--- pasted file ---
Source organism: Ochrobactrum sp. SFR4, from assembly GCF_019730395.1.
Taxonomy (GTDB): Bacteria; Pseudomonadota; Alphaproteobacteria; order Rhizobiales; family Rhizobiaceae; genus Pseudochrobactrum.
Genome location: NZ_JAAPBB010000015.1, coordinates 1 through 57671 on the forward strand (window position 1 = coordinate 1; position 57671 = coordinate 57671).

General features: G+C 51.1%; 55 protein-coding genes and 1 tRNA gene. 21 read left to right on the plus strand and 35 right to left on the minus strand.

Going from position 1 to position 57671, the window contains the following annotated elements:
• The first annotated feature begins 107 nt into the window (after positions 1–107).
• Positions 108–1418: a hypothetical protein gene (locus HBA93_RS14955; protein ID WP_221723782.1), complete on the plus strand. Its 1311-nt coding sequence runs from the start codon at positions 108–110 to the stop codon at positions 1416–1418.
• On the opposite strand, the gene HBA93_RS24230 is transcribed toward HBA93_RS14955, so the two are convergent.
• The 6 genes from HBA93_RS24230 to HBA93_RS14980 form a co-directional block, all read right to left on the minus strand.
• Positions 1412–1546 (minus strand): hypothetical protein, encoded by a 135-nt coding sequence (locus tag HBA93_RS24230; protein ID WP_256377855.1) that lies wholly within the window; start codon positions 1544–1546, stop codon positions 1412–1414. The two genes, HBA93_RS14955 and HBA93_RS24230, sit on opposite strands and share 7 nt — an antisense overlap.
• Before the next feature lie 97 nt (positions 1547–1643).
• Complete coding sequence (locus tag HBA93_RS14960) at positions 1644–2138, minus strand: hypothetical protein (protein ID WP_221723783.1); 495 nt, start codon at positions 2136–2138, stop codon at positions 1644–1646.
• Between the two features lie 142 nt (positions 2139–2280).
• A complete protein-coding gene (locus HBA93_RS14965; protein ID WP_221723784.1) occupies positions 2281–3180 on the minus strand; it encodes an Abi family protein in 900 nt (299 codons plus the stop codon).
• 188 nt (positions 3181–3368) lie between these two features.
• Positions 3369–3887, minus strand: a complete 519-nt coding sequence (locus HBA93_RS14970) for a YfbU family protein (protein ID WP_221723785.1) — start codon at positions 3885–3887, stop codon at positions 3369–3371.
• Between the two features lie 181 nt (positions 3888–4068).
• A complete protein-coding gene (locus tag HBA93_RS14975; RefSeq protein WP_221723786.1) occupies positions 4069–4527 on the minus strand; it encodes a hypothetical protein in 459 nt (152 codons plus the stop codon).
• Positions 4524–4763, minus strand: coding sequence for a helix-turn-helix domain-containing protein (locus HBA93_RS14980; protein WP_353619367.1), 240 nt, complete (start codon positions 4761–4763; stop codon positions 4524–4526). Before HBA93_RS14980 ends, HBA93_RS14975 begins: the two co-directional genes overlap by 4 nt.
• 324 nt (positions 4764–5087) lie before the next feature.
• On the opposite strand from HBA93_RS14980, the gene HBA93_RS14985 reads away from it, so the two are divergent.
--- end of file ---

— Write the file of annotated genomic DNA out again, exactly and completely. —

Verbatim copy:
Source organism: Ochrobactrum sp. SFR4, from assembly GCF_019730395.1.
Taxonomy (GTDB): Bacteria; Pseudomonadota; Alphaproteobacteria; order Rhizobiales; family Rhizobiaceae; genus Pseudochrobactrum.
Genome location: NZ_JAAPBB010000015.1, coordinates 1 through 57671 on the forward strand (window position 1 = coordinate 1; position 57671 = coordinate 57671).

General features: G+C 51.1%; 55 protein-coding genes and 1 tRNA gene. 21 read left to right on the plus strand and 35 right to left on the minus strand.

Going from position 1 to position 57671, the window contains the following annotated elements:
• The first annotated feature begins 107 nt into the window (after positions 1–107).
• Positions 108–1418: a hypothetical protein gene (locus HBA93_RS14955; protein ID WP_221723782.1), complete on the plus strand. Its 1311-nt coding sequence runs from the start codon at positions 108–110 to the stop codon at positions 1416–1418.
• On the opposite strand, the gene HBA93_RS24230 is transcribed toward HBA93_RS14955, so the two are convergent.
• The 6 genes from HBA93_RS24230 to HBA93_RS14980 form a co-directional block, all read right to left on the minus strand.
• Positions 1412–1546 (minus strand): hypothetical protein, encoded by a 135-nt coding sequence (locus tag HBA93_RS24230; protein ID WP_256377855.1) that lies wholly within the window; start codon positions 1544–1546, stop codon positions 1412–1414. The two genes, HBA93_RS14955 and HBA93_RS24230, sit on opposite strands and share 7 nt — an antisense overlap.
• Before the next feature lie 97 nt (positions 1547–1643).
• Complete coding sequence (locus tag HBA93_RS14960) at positions 1644–2138, minus strand: hypothetical protein (protein ID WP_221723783.1); 495 nt, start codon at positions 2136–2138, stop codon at positions 1644–1646.
• Between the two features lie 142 nt (positions 2139–2280).
• A complete protein-coding gene (locus HBA93_RS14965; protein ID WP_221723784.1) occupies positions 2281–3180 on the minus strand; it encodes an Abi family protein in 900 nt (299 codons plus the stop codon).
• 188 nt (positions 3181–3368) lie between these two features.
• Positions 3369–3887, minus strand: a complete 519-nt coding sequence (locus HBA93_RS14970) for a YfbU family protein (protein ID WP_221723785.1) — start codon at positions 3885–3887, stop codon at positions 3369–3371.
• Between the two features lie 181 nt (positions 3888–4068).
• A complete protein-coding gene (locus tag HBA93_RS14975; RefSeq protein WP_221723786.1) occupies positions 4069–4527 on the minus strand; it encodes a hypothetical protein in 459 nt (152 codons plus the stop codon).
• Positions 4524–4763, minus strand: coding sequence for a helix-turn-helix domain-containing protein (locus HBA93_RS14980; protein WP_353619367.1), 240 nt, complete (start codon positions 4761–4763; stop codon positions 4524–4526). Before HBA93_RS14980 ends, HBA93_RS14975 begins: the two co-directional genes overlap by 4 nt.
• 324 nt (positions 4764–5087) lie before the next feature.
• On the opposite strand from HBA93_RS14980, the gene HBA93_RS14985 reads away from it, so the two are divergent.